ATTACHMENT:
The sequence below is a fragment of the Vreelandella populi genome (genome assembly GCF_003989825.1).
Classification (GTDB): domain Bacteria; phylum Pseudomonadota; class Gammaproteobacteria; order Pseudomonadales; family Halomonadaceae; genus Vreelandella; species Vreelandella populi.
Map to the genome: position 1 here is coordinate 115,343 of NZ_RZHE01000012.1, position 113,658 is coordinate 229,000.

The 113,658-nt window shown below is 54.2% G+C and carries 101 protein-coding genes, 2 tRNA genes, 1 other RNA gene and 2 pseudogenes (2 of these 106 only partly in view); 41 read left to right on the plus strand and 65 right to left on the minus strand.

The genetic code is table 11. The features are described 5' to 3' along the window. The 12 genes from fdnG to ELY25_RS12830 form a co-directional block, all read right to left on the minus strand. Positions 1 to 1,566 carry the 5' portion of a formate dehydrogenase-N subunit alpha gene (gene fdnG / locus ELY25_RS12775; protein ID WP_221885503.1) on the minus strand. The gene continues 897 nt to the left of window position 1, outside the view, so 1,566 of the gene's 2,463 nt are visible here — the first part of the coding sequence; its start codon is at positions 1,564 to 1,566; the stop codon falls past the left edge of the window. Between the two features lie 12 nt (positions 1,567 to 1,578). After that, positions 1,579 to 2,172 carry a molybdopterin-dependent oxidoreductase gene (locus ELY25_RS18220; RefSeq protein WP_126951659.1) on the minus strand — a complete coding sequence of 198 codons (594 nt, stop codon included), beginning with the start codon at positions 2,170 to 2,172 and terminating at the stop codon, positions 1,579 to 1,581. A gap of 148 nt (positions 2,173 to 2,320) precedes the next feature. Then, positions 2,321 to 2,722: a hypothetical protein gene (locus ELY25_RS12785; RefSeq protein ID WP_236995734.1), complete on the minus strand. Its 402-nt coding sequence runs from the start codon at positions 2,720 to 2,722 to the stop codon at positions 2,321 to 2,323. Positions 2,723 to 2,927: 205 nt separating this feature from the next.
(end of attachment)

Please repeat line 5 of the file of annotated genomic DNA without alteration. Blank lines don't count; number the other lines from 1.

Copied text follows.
The genetic code is table 11. The features are described 5' to 3' along the window. The 12 genes from fdnG to ELY25_RS12830 form a co-directional block, all read right to left on the minus strand. Positions 1 to 1,566 carry the 5' portion of a formate dehydrogenase-N subunit alpha gene (gene fdnG / locus ELY25_RS12775; protein ID WP_221885503.1) on the minus strand. The gene continues 897 nt to the left of window position 1, outside the view, so 1,566 of the gene's 2,463 nt are visible here — the first part of the coding sequence; its start codon is at positions 1,564 to 1,566; the stop codon falls past the left edge of the window. Between the two features lie 12 nt (positions 1,567 to 1,578). After that, positions 1,579 to 2,172 carry a molybdopterin-dependent oxidoreductase gene (locus ELY25_RS18220; RefSeq protein WP_126951659.1) on the minus strand — a complete coding sequence of 198 codons (594 nt, stop codon included), beginning with the start codon at positions 2,170 to 2,172 and terminating at the stop codon, positions 1,579 to 1,581. A gap of 148 nt (positions 2,173 to 2,320) precedes the next feature. Then, positions 2,321 to 2,722: a hypothetical protein gene (locus ELY25_RS12785; RefSeq protein ID WP_236995734.1), complete on the minus strand. Its 402-nt coding sequence runs from the start codon at positions 2,720 to 2,722 to the stop codon at positions 2,321 to 2,323. Positions 2,723 to 2,927: 205 nt separating this feature from the next.